Hazel Manning, former Government Minister and widow of the late Prime Minister, Patrick Manning, has responded to the false remarks made by Prime Minister Dr Keith Rowley on Saturday.
At a key distribution ceremony in St James on Saturday, Rowley blamed Manning for some of the housing problems.
But Hazel did not lie down and take these remarks lightly. She put pen to paper and issued a press release on Sunday.
The following is her press statement:
“Facts are stubborn things. They are very hard to go away.” -Patrick Manning.
I have recently returned from Costa Rica where I volunteered with over 250 coaches to facilitate the implementation of the programme “Transformation Begins With Me.” This programme is similar to our Vision 2020 and/or Vision 2030.
In Costa Rica, I witnessed consensus building at its very best as representatives from TheCongress, The University, Public Service, Health, Police and Teaching Services, Non Profit Organisations, Small and Large Private Businesses, Churches and Community Organisations came together in mutual agreement to find ways to improve the quality of life of all the citizens.
On returning home to Trinidad and Tobago, I was stopped short by headlines full of acrimony and blame about Vieux Fort Housing Development, St. James, in particular, articles arguing, that based on reports from a Cabinet colleague about another project, Prime Minister Patrick Manning stopped the Vieux Fort Project.
I believe that it is my responsibility to reply on Patrick’s behalf and to find the peace I found in Costa Rica where development is taking place in a harmonious setting.
Taking a page from Patrick’s many lessons I remembered that he often said that “Facts are stubborn things. They are very hard to go away.” Therefore, I ask the following questions to obtain the facts so that we can move on to develop this country and improve the quality of life for the benefit of all citizens. My beloved husband gave his all to see this country’s development come to pass:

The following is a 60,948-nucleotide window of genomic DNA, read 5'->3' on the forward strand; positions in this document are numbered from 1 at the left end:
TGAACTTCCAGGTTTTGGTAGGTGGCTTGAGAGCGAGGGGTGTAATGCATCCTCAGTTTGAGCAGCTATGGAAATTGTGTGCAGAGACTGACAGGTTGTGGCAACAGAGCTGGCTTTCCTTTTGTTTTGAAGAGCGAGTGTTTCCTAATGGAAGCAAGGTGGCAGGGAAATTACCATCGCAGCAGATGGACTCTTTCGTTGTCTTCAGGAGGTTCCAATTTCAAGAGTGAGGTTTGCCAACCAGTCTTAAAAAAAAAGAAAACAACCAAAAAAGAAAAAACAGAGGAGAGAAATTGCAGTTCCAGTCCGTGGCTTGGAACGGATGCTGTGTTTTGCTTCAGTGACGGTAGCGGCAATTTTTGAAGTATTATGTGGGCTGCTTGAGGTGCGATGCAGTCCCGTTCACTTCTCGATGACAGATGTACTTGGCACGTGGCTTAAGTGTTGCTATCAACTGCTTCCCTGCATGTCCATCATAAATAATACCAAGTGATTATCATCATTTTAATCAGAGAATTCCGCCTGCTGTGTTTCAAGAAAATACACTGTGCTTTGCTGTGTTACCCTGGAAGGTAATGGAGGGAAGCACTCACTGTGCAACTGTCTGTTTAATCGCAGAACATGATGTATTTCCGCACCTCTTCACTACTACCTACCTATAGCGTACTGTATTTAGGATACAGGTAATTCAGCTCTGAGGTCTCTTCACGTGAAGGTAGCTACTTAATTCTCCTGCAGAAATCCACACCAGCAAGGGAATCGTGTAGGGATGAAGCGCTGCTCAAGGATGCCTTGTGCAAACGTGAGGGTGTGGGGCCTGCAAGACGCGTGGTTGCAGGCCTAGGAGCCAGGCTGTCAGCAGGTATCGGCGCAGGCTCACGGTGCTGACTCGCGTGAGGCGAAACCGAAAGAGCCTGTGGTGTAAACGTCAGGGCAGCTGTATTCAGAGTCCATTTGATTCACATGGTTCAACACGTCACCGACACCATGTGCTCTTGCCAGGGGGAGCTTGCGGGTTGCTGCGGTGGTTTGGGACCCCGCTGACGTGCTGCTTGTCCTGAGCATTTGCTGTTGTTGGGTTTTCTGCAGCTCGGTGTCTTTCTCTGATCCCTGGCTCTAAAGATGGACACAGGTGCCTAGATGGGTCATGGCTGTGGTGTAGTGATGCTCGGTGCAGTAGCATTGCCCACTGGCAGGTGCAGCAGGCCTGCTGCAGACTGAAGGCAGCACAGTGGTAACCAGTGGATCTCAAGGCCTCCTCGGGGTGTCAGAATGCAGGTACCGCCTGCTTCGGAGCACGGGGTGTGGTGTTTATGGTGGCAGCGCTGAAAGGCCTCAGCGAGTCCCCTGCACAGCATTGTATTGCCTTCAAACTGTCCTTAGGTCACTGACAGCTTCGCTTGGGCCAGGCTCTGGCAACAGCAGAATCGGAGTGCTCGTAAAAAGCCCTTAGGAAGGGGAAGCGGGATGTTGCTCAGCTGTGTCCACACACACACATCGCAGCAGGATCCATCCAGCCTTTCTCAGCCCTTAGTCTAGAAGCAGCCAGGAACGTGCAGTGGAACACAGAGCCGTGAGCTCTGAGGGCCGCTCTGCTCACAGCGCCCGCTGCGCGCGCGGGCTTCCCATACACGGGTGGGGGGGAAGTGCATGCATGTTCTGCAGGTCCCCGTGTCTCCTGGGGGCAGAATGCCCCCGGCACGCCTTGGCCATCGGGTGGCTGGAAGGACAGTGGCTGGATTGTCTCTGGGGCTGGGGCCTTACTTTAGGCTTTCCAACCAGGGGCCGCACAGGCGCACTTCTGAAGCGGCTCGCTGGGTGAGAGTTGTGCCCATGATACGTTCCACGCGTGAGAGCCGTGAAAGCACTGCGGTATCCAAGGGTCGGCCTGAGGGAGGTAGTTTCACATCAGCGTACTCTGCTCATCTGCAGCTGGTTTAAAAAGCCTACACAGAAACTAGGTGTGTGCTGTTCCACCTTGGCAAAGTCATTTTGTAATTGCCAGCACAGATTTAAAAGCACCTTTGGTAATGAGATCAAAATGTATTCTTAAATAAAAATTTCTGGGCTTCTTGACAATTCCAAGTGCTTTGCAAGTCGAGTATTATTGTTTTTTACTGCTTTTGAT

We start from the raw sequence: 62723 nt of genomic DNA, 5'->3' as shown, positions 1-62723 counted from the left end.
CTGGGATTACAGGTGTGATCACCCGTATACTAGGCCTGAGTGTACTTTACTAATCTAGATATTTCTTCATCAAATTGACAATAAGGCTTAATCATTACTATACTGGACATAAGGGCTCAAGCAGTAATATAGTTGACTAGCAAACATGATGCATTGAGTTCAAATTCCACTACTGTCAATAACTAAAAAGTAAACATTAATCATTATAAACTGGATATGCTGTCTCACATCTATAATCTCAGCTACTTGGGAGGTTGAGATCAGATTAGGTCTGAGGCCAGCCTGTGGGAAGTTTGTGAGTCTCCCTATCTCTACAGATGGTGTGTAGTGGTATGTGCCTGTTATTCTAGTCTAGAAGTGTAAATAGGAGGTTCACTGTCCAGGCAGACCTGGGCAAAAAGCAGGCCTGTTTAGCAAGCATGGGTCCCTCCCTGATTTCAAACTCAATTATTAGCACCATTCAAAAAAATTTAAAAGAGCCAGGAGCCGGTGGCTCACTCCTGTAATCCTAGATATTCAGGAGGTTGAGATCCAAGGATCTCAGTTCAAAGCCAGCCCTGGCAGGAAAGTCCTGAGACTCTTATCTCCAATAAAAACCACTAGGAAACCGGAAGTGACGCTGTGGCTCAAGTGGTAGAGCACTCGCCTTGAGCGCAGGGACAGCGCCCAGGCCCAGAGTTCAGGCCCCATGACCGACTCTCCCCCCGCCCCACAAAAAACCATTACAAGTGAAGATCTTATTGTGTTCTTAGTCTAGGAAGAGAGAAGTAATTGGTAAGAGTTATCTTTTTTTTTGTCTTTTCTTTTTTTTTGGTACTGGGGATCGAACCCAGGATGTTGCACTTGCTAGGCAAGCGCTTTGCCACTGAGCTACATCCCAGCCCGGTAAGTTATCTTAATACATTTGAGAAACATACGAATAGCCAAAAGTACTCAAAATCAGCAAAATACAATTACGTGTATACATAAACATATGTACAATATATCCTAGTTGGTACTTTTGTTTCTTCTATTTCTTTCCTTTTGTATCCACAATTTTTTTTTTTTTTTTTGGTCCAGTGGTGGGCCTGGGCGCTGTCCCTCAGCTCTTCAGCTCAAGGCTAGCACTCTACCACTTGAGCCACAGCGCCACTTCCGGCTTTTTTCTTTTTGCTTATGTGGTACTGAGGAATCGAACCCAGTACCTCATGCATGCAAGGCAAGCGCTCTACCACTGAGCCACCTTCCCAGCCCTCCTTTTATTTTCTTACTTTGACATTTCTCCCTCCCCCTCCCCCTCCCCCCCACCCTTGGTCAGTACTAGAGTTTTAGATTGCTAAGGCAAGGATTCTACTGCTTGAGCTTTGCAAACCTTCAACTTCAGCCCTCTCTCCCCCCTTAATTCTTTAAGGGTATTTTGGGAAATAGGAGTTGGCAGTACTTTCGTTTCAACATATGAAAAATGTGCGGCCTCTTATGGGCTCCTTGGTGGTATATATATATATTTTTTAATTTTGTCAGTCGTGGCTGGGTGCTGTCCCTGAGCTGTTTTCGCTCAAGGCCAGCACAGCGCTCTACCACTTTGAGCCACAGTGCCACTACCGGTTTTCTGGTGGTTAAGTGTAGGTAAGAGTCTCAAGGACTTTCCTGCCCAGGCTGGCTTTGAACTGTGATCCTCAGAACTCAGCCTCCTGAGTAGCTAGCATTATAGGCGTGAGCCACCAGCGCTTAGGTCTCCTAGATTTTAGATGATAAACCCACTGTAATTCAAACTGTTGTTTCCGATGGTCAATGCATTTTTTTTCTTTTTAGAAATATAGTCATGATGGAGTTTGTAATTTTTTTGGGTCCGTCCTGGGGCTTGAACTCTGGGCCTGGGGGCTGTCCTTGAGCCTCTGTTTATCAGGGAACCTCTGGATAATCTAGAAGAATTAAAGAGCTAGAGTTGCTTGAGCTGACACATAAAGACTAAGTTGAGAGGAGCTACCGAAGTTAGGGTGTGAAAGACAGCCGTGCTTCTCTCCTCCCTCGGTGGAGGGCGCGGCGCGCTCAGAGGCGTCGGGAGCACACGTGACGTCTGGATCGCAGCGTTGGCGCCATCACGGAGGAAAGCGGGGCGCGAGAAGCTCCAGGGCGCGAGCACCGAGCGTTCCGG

• What is the true story of the discrepancy that surrounds the $10 million dollars, at the Cleaver Height Project, Arima? What was said in the Parliament to cause Patrick to ask such a question? Who can connect the dots for me between the $10 million dollars and Vieux Fort, which did not add up in my mind? Could the Minister of the time, senior staff members of HDC or the contractor himself tell this country the story of what occurred, with facts and figures, so that the truth could be peacefully laid to rest?
• The true story of the Vieux Fort Housing Project.
With this in mind, I am of the view that it is imperative that the following specific questions be answered so that the true story of the Vieux Fort Project may come to light for the benefit of the citizens of Trinidad and Tobago and my beloved husband.
The specific questions are:
– An injunction was filed in 2008 to prevent construction on the site. When did the court give its final verdict to start construction?
– When were the residents removed from the site to facilitate construction?
– When were the designs for the structures completed?
– When did construction actually begin?
– When were the statutory approval received from the various government agencies?
– How effective was the quality control management on the site? How much was the cost over run on the project?
– What was the length of the time delay that resulted?
– How many contractors were terminated?
– How long did it take for the HDC to undertake a new detailed planning and design exercise?
– When were the new design consultants hired?
– When were the new tenders issued?
– When was the new revised completion date reached?
Can The HDC provide the public with the facts about this project please?
As you gather the data, in chronological order, I want to remind citizens that Patrick Manning was removed from office in May 2010.
He suffered a debilitating stroke in January 2013 and died in July 2016. I can say without fear of contradiction that Patrick would never stop a project in the manner outlined in the media. It was not in his nature.
As we move forward to 2030 let us learn from the lessons of the past to build consensus, peace, and sustainable development. I saw a great thing happening in Costa Rica. People were forgiving others as they prepared to transform and be responsible citizens to take part in transforming their nation together. I yearn for such a process and transformation in our nation. I am working on myself and those closest to me. What about you?”